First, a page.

Issuing a Pre-Approval letter involves correctly analyzing three different but critical components of the File:
Each of these areas is very complex. If questions arise when documents provided by Buyers are being reviewed, it’s in the best interests of the Buyer and the Agent representing them that we as a Lender get clear cut answers so we can make a sound decision.
Oftentimes when we are reviewing a file, we see something that we don’t know how to interpret. If we interpret it incorrectly one of two things could happen:
A. We pre-approve Buyers for LESS than what they could really have purchased
B. We pre-approve Buyers only to have the unaddressed issue come back to cancel the deal.
Here’s an example:
We see an Auto Loan on the credit report which has the notation “J” which means it’s a Joint account. It’s good business practice and smart Lending to ask the Buyer, “Did you cosign for someone else’s car loan and can that third party prove they’ve been making the payments for 12 months?” –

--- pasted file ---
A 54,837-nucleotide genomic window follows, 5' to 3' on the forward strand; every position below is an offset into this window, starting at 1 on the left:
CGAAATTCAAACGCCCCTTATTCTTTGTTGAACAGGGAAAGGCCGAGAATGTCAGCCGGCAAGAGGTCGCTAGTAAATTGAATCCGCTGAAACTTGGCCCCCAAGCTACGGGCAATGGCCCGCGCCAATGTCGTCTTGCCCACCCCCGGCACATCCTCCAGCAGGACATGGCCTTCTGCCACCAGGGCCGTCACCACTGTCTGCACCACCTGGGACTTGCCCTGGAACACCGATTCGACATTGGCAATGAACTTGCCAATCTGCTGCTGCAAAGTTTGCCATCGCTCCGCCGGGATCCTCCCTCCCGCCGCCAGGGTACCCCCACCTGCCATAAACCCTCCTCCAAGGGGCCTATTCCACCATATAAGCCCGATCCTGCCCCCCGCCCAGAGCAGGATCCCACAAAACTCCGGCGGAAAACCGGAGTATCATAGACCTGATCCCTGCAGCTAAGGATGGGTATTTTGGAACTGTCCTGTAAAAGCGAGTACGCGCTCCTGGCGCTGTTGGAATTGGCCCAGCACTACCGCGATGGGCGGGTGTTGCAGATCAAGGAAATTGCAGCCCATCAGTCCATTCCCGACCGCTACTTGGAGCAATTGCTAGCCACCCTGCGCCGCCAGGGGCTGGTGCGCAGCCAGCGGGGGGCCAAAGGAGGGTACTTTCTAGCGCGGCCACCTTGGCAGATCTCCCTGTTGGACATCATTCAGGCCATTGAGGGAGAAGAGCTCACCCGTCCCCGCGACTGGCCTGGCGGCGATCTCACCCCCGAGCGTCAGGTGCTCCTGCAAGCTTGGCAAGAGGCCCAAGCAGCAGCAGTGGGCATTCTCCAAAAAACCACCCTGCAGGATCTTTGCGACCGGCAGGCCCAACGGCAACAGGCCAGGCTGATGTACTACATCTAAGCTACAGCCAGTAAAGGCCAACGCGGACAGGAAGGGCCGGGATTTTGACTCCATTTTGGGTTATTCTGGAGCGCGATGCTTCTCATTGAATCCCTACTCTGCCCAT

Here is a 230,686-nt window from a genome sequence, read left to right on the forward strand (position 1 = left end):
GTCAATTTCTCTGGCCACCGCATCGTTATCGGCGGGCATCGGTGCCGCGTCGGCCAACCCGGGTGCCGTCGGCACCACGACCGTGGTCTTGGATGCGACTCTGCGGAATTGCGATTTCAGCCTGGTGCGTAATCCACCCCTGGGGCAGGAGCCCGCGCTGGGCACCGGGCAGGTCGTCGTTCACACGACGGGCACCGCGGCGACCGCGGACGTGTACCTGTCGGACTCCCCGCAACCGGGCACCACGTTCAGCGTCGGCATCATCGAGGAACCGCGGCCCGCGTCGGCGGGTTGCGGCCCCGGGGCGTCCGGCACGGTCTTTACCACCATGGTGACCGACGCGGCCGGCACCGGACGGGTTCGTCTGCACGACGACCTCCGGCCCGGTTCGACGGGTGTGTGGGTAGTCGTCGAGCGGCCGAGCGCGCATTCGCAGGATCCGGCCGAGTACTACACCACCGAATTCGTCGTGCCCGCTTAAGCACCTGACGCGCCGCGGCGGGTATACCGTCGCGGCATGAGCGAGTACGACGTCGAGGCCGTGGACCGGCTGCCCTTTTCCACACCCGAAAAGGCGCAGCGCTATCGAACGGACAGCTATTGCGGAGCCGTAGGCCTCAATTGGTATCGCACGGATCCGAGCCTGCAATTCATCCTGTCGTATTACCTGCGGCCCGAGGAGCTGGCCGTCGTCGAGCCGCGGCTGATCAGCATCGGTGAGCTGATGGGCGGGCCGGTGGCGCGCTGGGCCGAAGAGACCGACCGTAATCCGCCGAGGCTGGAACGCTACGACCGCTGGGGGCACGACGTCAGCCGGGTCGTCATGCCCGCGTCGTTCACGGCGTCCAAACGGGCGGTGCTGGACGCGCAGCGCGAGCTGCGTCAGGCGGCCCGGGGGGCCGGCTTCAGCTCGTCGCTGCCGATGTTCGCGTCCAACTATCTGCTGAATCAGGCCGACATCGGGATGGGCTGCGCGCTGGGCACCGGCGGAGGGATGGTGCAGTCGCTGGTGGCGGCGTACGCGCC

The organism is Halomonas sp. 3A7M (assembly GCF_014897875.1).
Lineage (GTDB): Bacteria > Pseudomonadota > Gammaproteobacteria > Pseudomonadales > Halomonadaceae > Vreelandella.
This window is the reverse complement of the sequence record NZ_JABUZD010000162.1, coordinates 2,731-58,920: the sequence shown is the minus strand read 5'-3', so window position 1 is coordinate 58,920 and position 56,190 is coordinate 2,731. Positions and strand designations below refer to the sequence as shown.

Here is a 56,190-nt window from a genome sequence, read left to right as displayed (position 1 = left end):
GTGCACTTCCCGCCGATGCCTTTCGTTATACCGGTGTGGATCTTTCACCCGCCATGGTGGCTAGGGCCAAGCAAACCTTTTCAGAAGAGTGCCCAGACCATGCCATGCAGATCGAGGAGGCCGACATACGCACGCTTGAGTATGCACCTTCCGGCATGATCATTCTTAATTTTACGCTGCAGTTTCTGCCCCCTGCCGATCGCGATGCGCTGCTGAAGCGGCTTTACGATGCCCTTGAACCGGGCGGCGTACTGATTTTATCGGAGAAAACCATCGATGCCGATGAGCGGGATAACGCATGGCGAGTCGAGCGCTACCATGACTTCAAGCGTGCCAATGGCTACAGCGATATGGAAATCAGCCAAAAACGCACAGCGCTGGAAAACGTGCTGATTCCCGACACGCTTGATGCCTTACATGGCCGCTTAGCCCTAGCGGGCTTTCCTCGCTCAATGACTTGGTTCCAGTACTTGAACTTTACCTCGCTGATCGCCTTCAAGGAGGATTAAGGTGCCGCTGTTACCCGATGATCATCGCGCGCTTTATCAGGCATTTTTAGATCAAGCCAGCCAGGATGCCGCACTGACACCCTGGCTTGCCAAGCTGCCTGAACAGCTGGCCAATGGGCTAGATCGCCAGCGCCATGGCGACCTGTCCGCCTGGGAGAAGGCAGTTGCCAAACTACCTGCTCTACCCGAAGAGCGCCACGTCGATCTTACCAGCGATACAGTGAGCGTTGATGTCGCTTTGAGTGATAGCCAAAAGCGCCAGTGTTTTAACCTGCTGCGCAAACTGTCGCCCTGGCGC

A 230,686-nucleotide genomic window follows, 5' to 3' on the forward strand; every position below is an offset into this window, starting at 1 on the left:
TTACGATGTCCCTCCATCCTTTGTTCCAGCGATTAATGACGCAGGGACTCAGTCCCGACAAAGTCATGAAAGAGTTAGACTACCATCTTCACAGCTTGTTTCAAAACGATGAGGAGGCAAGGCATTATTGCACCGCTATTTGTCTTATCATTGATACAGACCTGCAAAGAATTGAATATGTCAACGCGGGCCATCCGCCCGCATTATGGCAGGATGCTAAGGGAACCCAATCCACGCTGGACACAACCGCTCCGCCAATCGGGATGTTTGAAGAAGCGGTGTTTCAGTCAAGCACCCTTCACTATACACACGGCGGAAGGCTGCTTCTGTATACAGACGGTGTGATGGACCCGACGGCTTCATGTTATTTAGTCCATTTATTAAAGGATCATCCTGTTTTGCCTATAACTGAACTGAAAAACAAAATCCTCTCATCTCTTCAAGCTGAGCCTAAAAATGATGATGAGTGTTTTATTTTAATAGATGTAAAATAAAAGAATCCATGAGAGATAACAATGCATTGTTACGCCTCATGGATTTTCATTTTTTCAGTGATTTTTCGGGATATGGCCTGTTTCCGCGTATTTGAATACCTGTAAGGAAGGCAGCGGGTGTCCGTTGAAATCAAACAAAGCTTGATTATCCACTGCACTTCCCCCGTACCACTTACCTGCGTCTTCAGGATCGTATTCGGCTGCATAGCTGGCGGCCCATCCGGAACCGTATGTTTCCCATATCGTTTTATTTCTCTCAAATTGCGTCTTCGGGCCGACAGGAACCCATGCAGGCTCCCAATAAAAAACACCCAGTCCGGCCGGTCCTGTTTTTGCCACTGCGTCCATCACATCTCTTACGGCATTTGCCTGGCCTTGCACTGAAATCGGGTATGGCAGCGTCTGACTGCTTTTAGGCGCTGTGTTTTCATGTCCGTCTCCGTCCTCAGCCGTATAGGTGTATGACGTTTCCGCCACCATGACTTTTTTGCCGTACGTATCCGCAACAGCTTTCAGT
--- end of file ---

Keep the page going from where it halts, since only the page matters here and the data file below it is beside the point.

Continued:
Imagine we counted a payment of $500/mo into the Buyer’s debt ratio only to find out we could have omitted it, and as a result the Buyer’s pre-approval was “shorted” or worse still, they decided not to buy because they couldn’t find a home in the (low) price range we gave them?
For this reason we must take the time to Clarify and confirm things.
A common problem with Documents Buyers provide is that they:
(1) Are illegible (e.g. they sent photos with their cellphone) or
(2) Have missing pages.
(3) Are alternative items, not what we asked for.
(4) Create More Questions.
Let’s explore (4) for example. Say the Buyers provided Bank statements, and they show a pattern of Overdraft and Insufficient Funds charges. This needs to be addressed and explained. Say we see a large, regular monthly payment being debited from the bank statements that is not shown on the credit report.. we need to make sure there’s no undisclosed debt.
This document could taken into 100 pages of examples which illustrate the fact that just because Buyers provided documents, it doesn’t mean we are ready for pre-approval.
I pride myself in ensuring our Pre-approval letters are accurate and founded in dependable facts that could be argued if an Underwriter opposed them. Buyers need to appreciate and understand the importance of providing all of the items asked for, and making sure they are ready to explain anything that’s questioned.